In order to avoid complete organ destruction, it is important to understand immune-suppressive mechanisms that arise in non-lymphoid tissues during acute and chronic inflammation. Such immune regulation can stem from suppressive lymphocyte populations such as regulatory T cells or myeloid cell subsets (e.g. DC or MDSCs). In this project we are analyzing and identifying the molecular regulators that control the transcriptional and metabolic profiles of these suppressive immune populations in the inflamed tissues of kidney, lung and skin.
This project aims to unravel novel pathways and mechanisms of cell-cell communication in immunological complex tissues by single-cell RNA sequencing and computational modelling. These interaction models will be tested in a murine influenza model.
Malignant melanoma is highly aggressive skin cancer and a paradigm disease for the development of novel immunotherapeutic strategies. In this project we aim to determine the role of permanently tissue–resident cytotoxic T memory (TRM) cells in melanoma growth surveillance. We also analyze the reciprocal interactions between melanoma cells and melanoma–specific TRM cells. The findings will improve our understanding how melanoma cells and the immune system could be re-educated to improve current treatments.
Aim of this project is to investigate the influence of neuroinflammation on amyloid beta production, the impact of immunostimulated microglia supernatants on BACE1 and APP trafficking and amyloid beta production in primary neurons.
NLRP1 was the first NLR protein described to form an inflammasome, recruiting ASC to activate Caspase-1, which processes interleukin-1β and interleukin-18. In this joined project, we aim at defining the genetic and structural information that regulates this innate immune sensor. Autolytic cleavage within the FIIND domain of NLRP1 has been implicated in activation, and common variants near this region are susceptibility loci for a broad range of autoimmune diseases. The familial loss of function mutations in the N-terminal pyrin domain highlight that this autolytic cleavage is indeed a pre-requisite for NLRP1 activation, liberating a C-terminal fragment containing a CARD domain to form an ASC dependent inflammasome. We want to determine the structural and functional basis of this NLRP1 regulation mechanisms.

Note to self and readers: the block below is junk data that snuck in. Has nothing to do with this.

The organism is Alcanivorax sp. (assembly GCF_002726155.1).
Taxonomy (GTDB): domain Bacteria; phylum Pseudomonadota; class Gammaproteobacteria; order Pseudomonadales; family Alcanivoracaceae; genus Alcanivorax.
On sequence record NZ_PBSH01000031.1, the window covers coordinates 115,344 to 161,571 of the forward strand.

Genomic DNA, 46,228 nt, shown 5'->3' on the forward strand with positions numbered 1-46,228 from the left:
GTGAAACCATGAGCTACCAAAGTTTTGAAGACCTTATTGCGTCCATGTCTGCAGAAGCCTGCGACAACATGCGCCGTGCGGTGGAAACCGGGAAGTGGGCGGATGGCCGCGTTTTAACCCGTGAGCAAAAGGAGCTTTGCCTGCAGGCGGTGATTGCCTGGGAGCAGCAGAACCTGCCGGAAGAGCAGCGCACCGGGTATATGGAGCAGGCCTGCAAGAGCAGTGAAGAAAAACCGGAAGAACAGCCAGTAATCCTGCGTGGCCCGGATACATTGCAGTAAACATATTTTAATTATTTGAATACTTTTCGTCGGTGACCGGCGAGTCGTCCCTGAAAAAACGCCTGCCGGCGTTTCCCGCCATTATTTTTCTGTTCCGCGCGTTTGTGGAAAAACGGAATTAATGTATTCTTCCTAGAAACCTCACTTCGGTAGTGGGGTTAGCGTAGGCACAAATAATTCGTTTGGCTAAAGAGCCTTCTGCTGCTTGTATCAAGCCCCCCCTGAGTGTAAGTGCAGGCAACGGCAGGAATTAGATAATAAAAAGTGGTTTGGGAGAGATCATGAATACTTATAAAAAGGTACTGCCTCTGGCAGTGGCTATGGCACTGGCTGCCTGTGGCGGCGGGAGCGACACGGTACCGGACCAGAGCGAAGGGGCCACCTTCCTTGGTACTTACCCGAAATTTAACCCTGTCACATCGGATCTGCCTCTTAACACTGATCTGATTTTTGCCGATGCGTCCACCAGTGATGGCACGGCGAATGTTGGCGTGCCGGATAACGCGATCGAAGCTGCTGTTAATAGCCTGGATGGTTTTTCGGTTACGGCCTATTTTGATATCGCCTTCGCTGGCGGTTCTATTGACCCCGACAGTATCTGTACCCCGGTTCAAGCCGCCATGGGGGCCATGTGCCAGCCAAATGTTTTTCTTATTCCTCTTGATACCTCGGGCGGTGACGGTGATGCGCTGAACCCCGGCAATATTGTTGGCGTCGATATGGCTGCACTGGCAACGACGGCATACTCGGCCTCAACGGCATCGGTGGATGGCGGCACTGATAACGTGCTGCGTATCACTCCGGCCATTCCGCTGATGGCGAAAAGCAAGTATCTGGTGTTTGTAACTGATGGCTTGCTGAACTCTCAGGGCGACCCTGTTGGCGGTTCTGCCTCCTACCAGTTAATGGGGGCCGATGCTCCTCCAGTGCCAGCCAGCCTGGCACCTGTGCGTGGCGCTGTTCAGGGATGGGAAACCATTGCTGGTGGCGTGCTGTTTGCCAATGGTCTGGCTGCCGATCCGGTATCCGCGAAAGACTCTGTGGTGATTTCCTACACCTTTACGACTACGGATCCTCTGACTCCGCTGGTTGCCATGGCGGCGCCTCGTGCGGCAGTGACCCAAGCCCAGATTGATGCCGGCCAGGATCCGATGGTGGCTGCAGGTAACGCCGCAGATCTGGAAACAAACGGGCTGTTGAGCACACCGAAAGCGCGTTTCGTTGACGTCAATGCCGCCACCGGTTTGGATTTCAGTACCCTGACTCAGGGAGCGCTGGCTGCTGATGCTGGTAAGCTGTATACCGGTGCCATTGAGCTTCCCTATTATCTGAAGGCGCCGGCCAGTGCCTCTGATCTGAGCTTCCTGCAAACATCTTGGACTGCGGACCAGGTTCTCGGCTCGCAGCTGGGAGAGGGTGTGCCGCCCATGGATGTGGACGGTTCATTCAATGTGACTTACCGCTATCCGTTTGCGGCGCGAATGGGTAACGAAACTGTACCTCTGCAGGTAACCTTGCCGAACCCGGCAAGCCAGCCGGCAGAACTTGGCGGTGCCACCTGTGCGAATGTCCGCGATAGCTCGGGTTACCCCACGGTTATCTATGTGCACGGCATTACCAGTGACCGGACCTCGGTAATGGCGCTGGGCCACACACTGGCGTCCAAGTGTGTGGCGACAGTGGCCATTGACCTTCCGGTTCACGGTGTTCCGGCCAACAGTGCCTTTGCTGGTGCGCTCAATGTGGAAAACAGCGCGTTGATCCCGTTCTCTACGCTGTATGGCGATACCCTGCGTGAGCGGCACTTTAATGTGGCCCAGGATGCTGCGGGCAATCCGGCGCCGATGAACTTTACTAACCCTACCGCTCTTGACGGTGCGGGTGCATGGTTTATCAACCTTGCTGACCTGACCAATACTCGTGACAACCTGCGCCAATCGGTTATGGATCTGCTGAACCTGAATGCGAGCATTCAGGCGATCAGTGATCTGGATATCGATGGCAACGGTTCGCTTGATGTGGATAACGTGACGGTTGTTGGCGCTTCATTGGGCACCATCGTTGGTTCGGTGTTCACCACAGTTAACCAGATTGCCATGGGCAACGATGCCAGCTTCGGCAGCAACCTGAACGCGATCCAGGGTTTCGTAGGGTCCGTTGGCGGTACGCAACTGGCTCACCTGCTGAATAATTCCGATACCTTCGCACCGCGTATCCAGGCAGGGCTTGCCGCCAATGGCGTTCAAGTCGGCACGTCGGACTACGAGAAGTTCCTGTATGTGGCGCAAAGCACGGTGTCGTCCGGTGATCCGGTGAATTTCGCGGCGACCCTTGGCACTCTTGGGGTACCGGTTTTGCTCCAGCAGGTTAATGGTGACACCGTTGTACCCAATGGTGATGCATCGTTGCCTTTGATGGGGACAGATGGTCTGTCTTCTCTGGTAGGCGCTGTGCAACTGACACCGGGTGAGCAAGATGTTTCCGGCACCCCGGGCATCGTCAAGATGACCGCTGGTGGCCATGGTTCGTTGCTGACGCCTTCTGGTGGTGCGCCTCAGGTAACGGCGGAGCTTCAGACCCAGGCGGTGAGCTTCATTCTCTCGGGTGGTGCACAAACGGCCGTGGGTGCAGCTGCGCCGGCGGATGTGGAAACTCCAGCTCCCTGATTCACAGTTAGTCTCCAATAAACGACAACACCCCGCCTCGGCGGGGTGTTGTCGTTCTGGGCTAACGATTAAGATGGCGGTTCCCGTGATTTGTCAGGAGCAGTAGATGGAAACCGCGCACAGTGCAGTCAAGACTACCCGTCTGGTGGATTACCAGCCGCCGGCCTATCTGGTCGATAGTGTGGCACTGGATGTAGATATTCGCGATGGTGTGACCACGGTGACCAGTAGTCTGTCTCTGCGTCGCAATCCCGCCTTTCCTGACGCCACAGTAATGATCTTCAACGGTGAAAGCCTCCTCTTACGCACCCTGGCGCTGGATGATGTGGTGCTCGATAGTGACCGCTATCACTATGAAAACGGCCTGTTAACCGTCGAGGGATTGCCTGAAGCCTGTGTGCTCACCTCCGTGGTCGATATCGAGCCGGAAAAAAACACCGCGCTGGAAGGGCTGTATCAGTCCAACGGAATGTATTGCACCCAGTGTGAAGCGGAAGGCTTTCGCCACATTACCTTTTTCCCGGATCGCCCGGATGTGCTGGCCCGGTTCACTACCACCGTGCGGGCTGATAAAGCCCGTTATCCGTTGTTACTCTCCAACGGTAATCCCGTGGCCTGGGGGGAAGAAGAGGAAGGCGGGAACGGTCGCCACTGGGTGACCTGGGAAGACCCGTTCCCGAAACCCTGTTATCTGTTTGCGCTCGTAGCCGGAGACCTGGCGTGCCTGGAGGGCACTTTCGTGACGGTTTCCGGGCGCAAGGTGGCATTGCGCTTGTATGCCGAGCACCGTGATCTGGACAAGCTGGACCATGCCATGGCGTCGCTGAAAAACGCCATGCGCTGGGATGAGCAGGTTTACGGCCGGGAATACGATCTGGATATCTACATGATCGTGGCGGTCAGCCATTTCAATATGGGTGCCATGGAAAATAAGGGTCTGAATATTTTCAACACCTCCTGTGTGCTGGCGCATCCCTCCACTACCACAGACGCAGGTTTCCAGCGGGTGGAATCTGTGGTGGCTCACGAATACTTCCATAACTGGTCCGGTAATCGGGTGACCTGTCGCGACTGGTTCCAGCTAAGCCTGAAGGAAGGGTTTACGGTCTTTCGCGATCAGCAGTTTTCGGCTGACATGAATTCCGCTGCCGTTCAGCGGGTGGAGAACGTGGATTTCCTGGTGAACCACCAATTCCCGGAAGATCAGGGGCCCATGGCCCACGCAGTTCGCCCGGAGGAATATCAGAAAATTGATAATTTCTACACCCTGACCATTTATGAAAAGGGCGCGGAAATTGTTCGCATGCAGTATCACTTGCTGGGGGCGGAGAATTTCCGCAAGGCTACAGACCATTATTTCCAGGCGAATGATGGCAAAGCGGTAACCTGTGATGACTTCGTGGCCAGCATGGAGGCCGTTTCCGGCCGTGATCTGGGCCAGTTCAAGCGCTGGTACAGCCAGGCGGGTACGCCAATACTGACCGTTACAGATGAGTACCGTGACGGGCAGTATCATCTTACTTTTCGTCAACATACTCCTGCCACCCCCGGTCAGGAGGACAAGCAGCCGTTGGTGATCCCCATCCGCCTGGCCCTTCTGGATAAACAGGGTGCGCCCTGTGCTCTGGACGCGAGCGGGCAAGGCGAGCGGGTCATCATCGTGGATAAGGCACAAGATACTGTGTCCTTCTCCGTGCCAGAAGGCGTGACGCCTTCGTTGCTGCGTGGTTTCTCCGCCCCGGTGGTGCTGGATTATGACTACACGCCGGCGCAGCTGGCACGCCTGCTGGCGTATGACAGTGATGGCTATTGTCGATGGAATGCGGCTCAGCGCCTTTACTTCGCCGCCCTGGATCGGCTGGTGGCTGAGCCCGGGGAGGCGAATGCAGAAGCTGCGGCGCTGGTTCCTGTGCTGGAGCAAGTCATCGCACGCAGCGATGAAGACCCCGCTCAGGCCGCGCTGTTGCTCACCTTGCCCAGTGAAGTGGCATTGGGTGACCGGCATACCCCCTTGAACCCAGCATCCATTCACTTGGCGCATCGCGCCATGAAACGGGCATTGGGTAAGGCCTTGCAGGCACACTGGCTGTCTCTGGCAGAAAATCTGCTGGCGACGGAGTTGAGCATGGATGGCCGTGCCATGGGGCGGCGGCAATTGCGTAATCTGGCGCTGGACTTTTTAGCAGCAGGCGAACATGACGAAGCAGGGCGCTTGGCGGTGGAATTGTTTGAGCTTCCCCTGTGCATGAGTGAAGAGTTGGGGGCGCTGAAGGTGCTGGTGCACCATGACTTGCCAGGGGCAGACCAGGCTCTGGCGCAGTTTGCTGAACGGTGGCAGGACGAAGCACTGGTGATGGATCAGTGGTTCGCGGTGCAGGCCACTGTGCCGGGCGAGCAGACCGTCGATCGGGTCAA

The aim of the project is to evaluate nucleic acid recognition based signaling pathways in resting or activated T cells and if presence of HIV-1 impair or mutate such pathways of the innate immune system in persistently infected T cells.
Inflammasomes are macromolecular signaling complexes that integrate information on signs of cell damage or infection and coordinate immune responses. While the role and some mechanistic details of inflammasome assembly in myeloid cells are well understood, it is now clear that additional cell types are able to assemble inflammasomes in response to pathogen or danger-associated molecular patterns. We will investigate the role and cell biology of inflammasome assembly in intestinal epithelial cells (IECs) cultivated in 3D intestinal organoids. Using novel biomarkers for inflammasome assembly and reporters for IFN-β expression, we will determine which IEC cell types assemble inflammasomes in response to virus infection, which sensors are involved, and how responses are coordinated between different cell types and signaling pathways.
Over the last decades the incidence of chronic inflammation has changed dramatically in the Western World. Manyinflammatory disorders manifest at barrier surfaces: allergies and asthma affect the lung, psoriasis the skin, while inflammatory bowel disease (IBD) results in chronic inflammation of the intestinal epithelium. The etiology of these diseases is poorly understood, but is likely associated with changes in life-style coinciding with westernization, such as an overall increase in hygiene, abundant nutritional uptake together with a general lack of physical exercise. Here we aim to unravel the effects of voluntary wheel running in mice on the functionality of barrier immunology. We will address if and how exercise can affect the effector functions of adaptive and innate tissue-resident immune cells and whether a lack of regular exercise may contribute to the development and pathogenicity of chronic inflammatory conditions.